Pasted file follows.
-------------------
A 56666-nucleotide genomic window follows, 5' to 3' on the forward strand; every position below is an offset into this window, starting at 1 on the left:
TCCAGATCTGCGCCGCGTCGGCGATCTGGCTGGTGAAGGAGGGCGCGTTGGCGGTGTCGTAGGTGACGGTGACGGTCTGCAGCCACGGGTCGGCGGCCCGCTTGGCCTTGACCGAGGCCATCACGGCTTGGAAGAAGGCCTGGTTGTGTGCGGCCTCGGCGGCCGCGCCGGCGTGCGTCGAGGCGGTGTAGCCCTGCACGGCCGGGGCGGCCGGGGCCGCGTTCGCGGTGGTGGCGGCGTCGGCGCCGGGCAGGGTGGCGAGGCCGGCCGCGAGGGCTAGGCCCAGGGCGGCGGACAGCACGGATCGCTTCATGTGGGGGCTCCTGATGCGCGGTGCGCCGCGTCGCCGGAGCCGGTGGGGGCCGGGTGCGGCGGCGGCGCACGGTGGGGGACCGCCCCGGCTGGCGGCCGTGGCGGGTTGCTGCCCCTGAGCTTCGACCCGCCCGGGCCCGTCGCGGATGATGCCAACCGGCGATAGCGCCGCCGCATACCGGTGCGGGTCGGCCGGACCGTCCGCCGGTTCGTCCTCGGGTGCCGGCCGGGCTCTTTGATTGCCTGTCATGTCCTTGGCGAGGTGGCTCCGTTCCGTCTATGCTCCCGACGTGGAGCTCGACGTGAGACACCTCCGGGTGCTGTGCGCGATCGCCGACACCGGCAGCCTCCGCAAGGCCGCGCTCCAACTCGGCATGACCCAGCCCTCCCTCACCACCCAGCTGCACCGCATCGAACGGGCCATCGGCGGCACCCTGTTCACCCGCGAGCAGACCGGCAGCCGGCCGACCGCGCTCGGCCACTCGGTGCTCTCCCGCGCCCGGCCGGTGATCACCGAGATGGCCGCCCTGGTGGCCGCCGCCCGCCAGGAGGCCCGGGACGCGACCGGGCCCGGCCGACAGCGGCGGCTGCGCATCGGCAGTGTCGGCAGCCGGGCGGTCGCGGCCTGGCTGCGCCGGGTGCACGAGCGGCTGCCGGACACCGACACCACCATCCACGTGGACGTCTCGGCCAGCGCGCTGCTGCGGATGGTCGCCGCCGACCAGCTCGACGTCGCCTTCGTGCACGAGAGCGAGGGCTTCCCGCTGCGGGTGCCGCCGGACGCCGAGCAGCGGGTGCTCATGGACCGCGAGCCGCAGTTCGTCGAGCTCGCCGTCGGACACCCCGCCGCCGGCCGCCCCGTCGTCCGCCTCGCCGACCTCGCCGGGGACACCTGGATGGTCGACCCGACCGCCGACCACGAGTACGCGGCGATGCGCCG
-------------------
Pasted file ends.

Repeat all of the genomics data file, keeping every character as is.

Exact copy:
A 56666-nucleotide genomic window follows, 5' to 3' on the forward strand; every position below is an offset into this window, starting at 1 on the left:
TCCAGATCTGCGCCGCGTCGGCGATCTGGCTGGTGAAGGAGGGCGCGTTGGCGGTGTCGTAGGTGACGGTGACGGTCTGCAGCCACGGGTCGGCGGCCCGCTTGGCCTTGACCGAGGCCATCACGGCTTGGAAGAAGGCCTGGTTGTGTGCGGCCTCGGCGGCCGCGCCGGCGTGCGTCGAGGCGGTGTAGCCCTGCACGGCCGGGGCGGCCGGGGCCGCGTTCGCGGTGGTGGCGGCGTCGGCGCCGGGCAGGGTGGCGAGGCCGGCCGCGAGGGCTAGGCCCAGGGCGGCGGACAGCACGGATCGCTTCATGTGGGGGCTCCTGATGCGCGGTGCGCCGCGTCGCCGGAGCCGGTGGGGGCCGGGTGCGGCGGCGGCGCACGGTGGGGGACCGCCCCGGCTGGCGGCCGTGGCGGGTTGCTGCCCCTGAGCTTCGACCCGCCCGGGCCCGTCGCGGATGATGCCAACCGGCGATAGCGCCGCCGCATACCGGTGCGGGTCGGCCGGACCGTCCGCCGGTTCGTCCTCGGGTGCCGGCCGGGCTCTTTGATTGCCTGTCATGTCCTTGGCGAGGTGGCTCCGTTCCGTCTATGCTCCCGACGTGGAGCTCGACGTGAGACACCTCCGGGTGCTGTGCGCGATCGCCGACACCGGCAGCCTCCGCAAGGCCGCGCTCCAACTCGGCATGACCCAGCCCTCCCTCACCACCCAGCTGCACCGCATCGAACGGGCCATCGGCGGCACCCTGTTCACCCGCGAGCAGACCGGCAGCCGGCCGACCGCGCTCGGCCACTCGGTGCTCTCCCGCGCCCGGCCGGTGATCACCGAGATGGCCGCCCTGGTGGCCGCCGCCCGCCAGGAGGCCCGGGACGCGACCGGGCCCGGCCGACAGCGGCGGCTGCGCATCGGCAGTGTCGGCAGCCGGGCGGTCGCGGCCTGGCTGCGCCGGGTGCACGAGCGGCTGCCGGACACCGACACCACCATCCACGTGGACGTCTCGGCCAGCGCGCTGCTGCGGATGGTCGCCGCCGACCAGCTCGACGTCGCCTTCGTGCACGAGAGCGAGGGCTTCCCGCTGCGGGTGCCGCCGGACGCCGAGCAGCGGGTGCTCATGGACCGCGAGCCGCAGTTCGTCGAGCTCGCCGTCGGACACCCCGCCGCCGGCCGCCCCGTCGTCCGCCTCGCCGACCTCGCCGGGGACACCTGGATGGTCGACCCGACCGCCGACCACGAGTACGCGGCGATGCGCCG